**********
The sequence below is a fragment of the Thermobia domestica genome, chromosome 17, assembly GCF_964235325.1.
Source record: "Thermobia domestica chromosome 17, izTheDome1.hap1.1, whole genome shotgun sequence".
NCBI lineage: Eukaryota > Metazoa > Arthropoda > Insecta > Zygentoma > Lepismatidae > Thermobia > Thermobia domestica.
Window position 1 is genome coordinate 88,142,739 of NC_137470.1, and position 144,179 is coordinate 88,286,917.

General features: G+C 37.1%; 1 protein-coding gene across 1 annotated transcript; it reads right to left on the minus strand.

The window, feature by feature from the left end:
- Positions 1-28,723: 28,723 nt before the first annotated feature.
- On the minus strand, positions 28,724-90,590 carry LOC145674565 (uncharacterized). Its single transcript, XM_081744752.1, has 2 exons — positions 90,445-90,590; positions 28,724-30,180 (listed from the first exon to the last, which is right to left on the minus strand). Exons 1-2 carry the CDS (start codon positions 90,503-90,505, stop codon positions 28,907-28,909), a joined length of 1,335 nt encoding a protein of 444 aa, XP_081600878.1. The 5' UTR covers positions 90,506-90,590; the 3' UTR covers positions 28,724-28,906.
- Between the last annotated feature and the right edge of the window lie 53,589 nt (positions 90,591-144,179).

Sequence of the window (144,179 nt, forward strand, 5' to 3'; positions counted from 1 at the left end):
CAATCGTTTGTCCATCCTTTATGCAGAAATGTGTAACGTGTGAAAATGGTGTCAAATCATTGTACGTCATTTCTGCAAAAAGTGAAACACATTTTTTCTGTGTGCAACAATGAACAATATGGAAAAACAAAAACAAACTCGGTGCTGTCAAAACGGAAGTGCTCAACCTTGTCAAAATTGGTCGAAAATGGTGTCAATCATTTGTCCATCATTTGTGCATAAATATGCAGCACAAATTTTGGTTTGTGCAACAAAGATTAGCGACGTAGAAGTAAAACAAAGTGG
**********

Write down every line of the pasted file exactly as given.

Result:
The sequence below is a fragment of the Thermobia domestica genome, chromosome 17, assembly GCF_964235325.1.
Source record: "Thermobia domestica chromosome 17, izTheDome1.hap1.1, whole genome shotgun sequence".
NCBI lineage: Eukaryota > Metazoa > Arthropoda > Insecta > Zygentoma > Lepismatidae > Thermobia > Thermobia domestica.
Window position 1 is genome coordinate 88,142,739 of NC_137470.1, and position 144,179 is coordinate 88,286,917.

General features: G+C 37.1%; 1 protein-coding gene across 1 annotated transcript; it reads right to left on the minus strand.

The window, feature by feature from the left end:
- Positions 1-28,723: 28,723 nt before the first annotated feature.
- On the minus strand, positions 28,724-90,590 carry LOC145674565 (uncharacterized). Its single transcript, XM_081744752.1, has 2 exons — positions 90,445-90,590; positions 28,724-30,180 (listed from the first exon to the last, which is right to left on the minus strand). Exons 1-2 carry the CDS (start codon positions 90,503-90,505, stop codon positions 28,907-28,909), a joined length of 1,335 nt encoding a protein of 444 aa, XP_081600878.1. The 5' UTR covers positions 90,506-90,590; the 3' UTR covers positions 28,724-28,906.
- Between the last annotated feature and the right edge of the window lie 53,589 nt (positions 90,591-144,179).

Sequence of the window (144,179 nt, forward strand, 5' to 3'; positions counted from 1 at the left end):
CAATCGTTTGTCCATCCTTTATGCAGAAATGTGTAACGTGTGAAAATGGTGTCAAATCATTGTACGTCATTTCTGCAAAAAGTGAAACACATTTTTTCTGTGTGCAACAATGAACAATATGGAAAAACAAAAACAAACTCGGTGCTGTCAAAACGGAAGTGCTCAACCTTGTCAAAATTGGTCGAAAATGGTGTCAATCATTTGTCCATCATTTGTGCATAAATATGCAGCACAAATTTTGGTTTGTGCAACAAAGATTAGCGACGTAGAAGTAAAACAAAGTGG